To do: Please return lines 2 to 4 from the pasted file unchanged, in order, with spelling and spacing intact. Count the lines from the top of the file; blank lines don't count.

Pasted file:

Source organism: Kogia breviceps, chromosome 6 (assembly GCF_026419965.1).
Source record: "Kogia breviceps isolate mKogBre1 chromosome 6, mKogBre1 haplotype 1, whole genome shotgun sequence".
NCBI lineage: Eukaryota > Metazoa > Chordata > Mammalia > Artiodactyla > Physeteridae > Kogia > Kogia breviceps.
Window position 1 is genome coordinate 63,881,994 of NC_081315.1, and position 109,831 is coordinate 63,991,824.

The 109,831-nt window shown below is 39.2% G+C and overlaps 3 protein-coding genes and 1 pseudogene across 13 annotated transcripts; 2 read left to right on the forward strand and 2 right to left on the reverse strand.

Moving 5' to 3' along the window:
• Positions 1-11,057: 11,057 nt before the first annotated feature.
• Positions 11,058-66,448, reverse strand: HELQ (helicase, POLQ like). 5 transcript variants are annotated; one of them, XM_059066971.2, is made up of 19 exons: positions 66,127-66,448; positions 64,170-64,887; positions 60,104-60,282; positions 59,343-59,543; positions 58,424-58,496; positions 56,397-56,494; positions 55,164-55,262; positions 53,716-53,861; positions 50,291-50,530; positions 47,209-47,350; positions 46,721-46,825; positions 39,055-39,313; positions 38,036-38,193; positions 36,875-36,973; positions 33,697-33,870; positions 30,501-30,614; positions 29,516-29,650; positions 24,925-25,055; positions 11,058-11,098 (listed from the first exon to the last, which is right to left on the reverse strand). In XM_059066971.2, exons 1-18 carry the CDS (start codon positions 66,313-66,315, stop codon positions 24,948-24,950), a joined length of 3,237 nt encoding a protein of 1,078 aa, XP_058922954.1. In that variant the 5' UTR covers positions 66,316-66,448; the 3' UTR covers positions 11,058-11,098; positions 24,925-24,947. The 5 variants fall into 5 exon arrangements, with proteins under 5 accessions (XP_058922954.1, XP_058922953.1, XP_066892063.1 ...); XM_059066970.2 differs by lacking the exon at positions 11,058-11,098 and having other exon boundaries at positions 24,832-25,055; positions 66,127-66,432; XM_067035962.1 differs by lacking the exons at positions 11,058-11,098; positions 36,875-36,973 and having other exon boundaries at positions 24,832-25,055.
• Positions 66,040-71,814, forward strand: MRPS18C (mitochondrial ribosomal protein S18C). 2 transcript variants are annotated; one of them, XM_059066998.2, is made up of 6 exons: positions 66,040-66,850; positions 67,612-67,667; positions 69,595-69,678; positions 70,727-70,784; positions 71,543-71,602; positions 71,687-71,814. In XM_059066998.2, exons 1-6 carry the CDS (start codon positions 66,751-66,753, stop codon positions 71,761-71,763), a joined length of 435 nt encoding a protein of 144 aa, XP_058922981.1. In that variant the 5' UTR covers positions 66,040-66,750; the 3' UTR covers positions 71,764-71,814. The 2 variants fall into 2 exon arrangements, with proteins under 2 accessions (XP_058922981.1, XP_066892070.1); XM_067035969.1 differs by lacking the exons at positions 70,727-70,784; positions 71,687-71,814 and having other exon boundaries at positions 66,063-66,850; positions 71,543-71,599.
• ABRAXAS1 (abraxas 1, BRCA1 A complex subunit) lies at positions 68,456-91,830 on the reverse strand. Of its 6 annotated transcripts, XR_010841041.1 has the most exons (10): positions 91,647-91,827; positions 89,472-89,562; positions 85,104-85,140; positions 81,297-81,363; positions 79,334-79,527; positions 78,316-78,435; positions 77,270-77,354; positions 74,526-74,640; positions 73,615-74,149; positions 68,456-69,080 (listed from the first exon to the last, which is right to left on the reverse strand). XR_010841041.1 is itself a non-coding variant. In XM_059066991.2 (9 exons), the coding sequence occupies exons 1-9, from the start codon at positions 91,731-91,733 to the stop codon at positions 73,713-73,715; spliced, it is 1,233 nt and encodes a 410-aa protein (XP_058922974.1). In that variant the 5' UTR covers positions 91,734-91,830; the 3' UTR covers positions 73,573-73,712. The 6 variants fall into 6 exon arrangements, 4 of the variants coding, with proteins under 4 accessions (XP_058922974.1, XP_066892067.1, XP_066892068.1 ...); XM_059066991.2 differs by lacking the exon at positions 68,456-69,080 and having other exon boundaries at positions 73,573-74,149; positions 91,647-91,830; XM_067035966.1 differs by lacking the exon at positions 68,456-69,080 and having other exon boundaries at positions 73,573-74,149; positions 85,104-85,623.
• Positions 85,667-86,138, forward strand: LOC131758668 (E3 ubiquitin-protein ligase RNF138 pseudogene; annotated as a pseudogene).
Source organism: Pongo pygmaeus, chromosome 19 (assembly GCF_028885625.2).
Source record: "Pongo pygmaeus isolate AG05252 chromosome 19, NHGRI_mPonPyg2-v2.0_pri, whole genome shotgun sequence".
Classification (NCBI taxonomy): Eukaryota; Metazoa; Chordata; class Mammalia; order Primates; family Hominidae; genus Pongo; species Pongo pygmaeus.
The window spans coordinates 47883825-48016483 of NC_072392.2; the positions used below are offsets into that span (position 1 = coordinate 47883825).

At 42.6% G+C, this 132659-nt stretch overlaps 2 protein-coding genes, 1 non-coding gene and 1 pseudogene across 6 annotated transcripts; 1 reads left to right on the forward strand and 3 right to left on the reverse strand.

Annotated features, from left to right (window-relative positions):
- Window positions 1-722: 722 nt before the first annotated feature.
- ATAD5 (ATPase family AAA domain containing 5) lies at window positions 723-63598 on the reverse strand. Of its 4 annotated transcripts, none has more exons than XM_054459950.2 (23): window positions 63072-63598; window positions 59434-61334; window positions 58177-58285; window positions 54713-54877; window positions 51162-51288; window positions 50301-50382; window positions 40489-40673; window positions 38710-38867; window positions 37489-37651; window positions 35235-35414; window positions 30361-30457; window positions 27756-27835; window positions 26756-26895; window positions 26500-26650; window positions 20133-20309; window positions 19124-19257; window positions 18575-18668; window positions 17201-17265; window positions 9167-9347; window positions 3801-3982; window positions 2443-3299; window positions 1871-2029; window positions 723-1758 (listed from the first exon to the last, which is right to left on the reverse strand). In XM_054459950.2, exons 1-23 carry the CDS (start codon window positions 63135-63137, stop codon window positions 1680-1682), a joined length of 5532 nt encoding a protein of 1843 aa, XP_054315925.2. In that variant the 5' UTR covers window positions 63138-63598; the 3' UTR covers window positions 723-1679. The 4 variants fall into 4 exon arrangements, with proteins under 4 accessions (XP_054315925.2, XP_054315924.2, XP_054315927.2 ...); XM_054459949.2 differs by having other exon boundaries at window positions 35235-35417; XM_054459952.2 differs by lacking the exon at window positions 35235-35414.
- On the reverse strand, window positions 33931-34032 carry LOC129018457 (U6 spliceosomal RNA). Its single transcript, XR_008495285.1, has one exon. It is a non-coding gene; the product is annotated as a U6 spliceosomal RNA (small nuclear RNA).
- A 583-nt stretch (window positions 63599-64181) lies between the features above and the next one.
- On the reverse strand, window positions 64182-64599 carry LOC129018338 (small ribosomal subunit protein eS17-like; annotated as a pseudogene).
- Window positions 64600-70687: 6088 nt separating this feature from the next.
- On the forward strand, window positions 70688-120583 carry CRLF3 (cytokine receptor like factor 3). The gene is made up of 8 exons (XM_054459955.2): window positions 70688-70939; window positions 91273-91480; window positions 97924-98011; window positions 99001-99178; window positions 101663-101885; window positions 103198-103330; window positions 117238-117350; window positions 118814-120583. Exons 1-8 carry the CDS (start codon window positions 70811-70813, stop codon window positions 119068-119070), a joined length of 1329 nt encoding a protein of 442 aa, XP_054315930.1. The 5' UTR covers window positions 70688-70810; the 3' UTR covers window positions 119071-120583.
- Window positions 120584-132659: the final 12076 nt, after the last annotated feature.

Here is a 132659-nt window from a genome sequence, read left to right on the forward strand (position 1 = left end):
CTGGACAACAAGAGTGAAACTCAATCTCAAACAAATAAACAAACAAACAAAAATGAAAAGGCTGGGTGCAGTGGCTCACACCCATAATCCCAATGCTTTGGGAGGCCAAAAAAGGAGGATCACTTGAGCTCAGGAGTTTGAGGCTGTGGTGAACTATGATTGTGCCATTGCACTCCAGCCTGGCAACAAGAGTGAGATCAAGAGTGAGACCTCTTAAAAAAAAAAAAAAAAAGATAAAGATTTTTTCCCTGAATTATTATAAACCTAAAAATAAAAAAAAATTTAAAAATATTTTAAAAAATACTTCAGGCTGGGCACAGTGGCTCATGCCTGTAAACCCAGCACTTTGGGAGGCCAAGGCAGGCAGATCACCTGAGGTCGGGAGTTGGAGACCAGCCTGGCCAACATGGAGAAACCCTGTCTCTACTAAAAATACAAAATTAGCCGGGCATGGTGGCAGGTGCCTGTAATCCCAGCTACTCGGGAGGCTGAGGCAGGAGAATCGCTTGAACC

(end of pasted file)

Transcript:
Source record: "Kogia breviceps isolate mKogBre1 chromosome 6, mKogBre1 haplotype 1, whole genome shotgun sequence".
NCBI lineage: Eukaryota > Metazoa > Chordata > Mammalia > Artiodactyla > Physeteridae > Kogia > Kogia breviceps.
Window position 1 is genome coordinate 63,881,994 of NC_081315.1, and position 109,831 is coordinate 63,991,824.